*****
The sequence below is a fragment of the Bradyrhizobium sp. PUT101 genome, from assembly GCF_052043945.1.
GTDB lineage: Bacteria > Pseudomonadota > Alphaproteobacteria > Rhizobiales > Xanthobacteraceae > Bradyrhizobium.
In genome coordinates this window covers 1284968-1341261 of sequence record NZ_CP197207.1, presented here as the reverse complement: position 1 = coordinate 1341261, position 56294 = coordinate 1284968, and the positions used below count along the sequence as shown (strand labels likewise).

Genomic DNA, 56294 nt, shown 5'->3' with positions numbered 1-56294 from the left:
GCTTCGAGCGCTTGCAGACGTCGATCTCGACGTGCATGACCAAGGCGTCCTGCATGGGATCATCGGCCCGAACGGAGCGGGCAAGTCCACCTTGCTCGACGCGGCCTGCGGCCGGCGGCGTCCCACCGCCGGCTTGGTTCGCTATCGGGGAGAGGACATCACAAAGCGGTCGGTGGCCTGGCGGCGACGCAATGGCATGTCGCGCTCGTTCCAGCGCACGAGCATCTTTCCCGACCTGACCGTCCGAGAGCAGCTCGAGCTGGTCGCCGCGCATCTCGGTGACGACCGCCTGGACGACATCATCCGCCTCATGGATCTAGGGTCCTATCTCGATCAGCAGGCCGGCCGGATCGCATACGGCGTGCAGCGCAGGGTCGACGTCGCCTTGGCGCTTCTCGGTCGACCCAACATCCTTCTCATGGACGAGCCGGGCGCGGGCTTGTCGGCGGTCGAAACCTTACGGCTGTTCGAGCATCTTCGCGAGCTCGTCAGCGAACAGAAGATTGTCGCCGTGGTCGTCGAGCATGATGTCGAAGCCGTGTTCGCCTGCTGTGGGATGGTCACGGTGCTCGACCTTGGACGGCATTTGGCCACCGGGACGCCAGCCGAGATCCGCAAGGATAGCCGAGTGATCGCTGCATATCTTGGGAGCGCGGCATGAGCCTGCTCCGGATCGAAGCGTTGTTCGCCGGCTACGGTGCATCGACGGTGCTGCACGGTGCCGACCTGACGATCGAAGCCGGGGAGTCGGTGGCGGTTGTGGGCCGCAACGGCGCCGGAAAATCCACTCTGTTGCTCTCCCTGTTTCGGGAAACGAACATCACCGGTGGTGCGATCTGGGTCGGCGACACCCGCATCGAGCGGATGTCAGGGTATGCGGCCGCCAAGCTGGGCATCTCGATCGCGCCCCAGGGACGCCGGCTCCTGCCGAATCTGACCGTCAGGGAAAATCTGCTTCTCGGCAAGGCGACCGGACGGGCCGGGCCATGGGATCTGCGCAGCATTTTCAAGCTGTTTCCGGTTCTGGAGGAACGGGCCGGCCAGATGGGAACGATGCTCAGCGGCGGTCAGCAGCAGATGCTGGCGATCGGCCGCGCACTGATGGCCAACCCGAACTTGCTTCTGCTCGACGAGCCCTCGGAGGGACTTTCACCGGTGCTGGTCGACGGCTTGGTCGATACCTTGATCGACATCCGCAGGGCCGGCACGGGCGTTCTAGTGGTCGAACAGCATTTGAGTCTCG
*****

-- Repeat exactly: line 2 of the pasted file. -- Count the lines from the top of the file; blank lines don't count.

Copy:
GTDB lineage: Bacteria > Pseudomonadota > Alphaproteobacteria > Rhizobiales > Xanthobacteraceae > Bradyrhizobium.